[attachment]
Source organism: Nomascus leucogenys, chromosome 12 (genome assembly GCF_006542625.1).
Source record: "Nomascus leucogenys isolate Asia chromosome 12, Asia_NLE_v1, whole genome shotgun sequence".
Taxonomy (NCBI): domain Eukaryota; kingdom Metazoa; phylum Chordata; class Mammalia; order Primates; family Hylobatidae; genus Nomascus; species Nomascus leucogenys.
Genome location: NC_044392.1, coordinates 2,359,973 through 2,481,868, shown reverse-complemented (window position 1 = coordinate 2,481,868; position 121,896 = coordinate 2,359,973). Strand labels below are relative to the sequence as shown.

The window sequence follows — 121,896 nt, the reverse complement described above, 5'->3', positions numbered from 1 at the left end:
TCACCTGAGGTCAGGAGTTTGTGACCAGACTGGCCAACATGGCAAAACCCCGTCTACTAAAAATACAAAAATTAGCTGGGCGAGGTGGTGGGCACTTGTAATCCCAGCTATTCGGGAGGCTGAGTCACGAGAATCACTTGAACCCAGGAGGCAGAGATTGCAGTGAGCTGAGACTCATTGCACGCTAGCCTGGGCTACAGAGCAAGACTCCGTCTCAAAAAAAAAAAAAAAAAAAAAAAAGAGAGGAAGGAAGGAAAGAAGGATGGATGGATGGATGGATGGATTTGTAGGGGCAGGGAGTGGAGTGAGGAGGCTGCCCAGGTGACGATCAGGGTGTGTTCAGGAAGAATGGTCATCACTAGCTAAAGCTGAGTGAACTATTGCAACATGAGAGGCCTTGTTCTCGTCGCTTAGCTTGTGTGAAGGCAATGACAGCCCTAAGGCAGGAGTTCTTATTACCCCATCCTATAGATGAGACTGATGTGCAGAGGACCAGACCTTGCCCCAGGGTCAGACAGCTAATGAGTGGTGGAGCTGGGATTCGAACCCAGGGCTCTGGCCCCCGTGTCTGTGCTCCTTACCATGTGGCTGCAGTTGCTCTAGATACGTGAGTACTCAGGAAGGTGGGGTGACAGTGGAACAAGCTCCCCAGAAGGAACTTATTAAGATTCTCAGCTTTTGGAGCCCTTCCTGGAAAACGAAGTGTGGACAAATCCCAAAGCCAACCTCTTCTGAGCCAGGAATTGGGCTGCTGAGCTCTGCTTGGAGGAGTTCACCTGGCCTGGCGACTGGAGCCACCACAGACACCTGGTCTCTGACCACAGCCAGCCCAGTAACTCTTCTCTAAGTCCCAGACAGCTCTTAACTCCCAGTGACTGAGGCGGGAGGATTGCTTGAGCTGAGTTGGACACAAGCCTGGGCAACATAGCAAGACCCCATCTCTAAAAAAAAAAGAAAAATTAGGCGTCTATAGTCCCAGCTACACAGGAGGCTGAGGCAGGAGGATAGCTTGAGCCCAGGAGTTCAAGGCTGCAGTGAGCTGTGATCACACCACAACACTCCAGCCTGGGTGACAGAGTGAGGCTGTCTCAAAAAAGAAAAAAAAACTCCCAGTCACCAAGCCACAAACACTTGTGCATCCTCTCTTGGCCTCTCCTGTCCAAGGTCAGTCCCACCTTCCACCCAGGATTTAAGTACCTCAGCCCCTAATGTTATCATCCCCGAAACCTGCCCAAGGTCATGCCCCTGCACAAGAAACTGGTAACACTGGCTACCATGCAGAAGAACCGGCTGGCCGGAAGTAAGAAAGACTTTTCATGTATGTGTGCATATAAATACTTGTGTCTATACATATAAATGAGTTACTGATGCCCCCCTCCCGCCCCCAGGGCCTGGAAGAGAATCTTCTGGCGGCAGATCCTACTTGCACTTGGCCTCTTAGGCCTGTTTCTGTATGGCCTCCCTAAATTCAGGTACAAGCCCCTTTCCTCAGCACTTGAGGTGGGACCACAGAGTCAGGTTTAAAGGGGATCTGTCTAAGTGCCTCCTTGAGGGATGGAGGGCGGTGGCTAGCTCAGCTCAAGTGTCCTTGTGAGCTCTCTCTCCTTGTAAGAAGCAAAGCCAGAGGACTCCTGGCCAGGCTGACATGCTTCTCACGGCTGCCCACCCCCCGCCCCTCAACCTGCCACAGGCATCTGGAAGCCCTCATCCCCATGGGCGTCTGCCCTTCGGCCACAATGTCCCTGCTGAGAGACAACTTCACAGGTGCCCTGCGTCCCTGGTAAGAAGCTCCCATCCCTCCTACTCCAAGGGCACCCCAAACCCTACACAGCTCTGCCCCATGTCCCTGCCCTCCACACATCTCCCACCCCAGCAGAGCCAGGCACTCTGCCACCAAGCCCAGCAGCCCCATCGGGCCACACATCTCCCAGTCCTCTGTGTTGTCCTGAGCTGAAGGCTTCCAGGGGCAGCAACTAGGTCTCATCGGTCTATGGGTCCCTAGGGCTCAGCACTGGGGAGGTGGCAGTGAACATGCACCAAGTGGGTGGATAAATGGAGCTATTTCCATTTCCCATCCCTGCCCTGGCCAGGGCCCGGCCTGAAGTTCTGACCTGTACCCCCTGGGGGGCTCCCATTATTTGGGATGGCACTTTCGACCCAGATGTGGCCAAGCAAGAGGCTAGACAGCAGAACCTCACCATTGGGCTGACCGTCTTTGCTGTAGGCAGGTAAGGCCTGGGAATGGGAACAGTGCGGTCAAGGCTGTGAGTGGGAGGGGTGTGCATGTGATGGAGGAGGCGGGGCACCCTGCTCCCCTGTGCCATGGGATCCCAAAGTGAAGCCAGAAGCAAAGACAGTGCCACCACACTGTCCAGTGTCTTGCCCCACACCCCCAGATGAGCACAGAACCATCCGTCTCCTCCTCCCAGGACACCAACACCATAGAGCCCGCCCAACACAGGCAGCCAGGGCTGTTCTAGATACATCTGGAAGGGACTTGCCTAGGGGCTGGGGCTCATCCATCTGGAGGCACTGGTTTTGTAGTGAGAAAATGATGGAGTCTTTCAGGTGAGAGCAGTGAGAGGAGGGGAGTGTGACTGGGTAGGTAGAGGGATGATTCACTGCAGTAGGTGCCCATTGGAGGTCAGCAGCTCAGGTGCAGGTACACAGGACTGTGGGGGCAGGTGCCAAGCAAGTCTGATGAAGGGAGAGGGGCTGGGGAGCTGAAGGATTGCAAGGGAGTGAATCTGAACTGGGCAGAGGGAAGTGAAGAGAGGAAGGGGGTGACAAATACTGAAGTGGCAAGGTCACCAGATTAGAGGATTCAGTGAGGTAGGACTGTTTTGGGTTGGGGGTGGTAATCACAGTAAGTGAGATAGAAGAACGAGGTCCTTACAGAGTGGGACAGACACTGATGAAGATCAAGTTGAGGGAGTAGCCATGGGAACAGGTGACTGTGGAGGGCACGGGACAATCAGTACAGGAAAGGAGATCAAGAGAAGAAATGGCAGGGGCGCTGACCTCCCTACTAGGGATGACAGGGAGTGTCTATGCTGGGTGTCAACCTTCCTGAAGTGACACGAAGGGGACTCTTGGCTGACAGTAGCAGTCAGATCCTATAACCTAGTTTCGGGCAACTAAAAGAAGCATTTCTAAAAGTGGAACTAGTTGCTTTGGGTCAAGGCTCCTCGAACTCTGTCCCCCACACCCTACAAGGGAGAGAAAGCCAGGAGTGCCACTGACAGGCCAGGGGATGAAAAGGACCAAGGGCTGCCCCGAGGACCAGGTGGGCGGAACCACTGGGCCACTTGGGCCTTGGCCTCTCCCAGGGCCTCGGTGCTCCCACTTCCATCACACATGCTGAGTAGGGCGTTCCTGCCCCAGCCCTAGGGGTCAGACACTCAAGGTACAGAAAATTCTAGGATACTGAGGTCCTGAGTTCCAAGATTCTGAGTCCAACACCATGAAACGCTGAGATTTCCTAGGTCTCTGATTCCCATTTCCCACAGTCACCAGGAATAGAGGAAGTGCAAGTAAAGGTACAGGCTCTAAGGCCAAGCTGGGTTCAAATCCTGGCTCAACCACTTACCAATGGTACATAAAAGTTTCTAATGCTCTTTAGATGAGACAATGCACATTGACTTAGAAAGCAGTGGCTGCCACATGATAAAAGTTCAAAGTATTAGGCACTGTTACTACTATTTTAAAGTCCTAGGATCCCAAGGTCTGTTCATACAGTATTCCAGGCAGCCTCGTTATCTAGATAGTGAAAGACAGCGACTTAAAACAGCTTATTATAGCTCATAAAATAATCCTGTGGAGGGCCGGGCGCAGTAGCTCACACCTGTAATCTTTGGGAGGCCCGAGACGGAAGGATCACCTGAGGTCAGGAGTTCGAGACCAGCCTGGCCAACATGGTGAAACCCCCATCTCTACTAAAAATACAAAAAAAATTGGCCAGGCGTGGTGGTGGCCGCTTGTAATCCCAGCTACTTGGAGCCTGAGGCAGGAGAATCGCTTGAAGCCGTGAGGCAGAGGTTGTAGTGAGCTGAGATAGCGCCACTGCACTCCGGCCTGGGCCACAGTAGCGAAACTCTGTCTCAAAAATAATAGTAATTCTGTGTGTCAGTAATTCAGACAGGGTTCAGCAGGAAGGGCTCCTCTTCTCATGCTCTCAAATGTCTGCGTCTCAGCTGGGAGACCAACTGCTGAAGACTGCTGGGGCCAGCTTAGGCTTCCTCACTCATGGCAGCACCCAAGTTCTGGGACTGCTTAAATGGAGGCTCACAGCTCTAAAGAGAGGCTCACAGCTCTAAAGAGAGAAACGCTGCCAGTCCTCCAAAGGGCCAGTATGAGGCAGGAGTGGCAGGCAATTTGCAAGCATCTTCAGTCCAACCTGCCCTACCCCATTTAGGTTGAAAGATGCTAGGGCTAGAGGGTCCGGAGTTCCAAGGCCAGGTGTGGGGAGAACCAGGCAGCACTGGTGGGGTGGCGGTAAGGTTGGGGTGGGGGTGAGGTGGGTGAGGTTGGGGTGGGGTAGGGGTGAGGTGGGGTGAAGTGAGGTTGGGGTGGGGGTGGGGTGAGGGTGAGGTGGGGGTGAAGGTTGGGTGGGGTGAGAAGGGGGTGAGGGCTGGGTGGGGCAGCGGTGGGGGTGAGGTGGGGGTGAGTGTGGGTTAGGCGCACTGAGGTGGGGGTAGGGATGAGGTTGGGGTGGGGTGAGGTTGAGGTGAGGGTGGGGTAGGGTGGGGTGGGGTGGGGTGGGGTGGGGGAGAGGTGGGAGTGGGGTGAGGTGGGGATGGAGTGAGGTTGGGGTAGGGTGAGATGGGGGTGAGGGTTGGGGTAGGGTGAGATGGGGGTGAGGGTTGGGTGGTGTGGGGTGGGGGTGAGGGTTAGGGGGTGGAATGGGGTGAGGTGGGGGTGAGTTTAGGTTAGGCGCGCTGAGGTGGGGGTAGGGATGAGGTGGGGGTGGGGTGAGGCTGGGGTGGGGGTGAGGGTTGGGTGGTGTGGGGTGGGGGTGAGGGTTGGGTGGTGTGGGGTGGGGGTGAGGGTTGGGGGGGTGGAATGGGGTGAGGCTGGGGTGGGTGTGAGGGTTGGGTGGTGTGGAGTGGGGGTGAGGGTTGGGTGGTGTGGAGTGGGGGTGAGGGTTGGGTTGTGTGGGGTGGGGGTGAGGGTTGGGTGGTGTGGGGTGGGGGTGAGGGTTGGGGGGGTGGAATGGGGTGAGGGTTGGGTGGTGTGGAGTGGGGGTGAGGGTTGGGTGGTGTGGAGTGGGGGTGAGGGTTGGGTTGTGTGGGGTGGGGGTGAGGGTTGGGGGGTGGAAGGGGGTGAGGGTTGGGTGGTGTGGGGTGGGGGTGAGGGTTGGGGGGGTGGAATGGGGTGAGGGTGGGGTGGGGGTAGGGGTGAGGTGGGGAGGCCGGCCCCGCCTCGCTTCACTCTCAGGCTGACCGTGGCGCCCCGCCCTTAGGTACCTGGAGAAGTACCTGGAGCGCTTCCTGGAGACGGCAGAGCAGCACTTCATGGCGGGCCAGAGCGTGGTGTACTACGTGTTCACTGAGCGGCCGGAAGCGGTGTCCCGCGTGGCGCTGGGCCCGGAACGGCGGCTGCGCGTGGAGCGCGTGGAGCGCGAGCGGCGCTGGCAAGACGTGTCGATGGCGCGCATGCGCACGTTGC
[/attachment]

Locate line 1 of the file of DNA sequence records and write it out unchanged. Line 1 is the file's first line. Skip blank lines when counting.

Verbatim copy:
Source organism: Nomascus leucogenys, chromosome 12 (genome assembly GCF_006542625.1).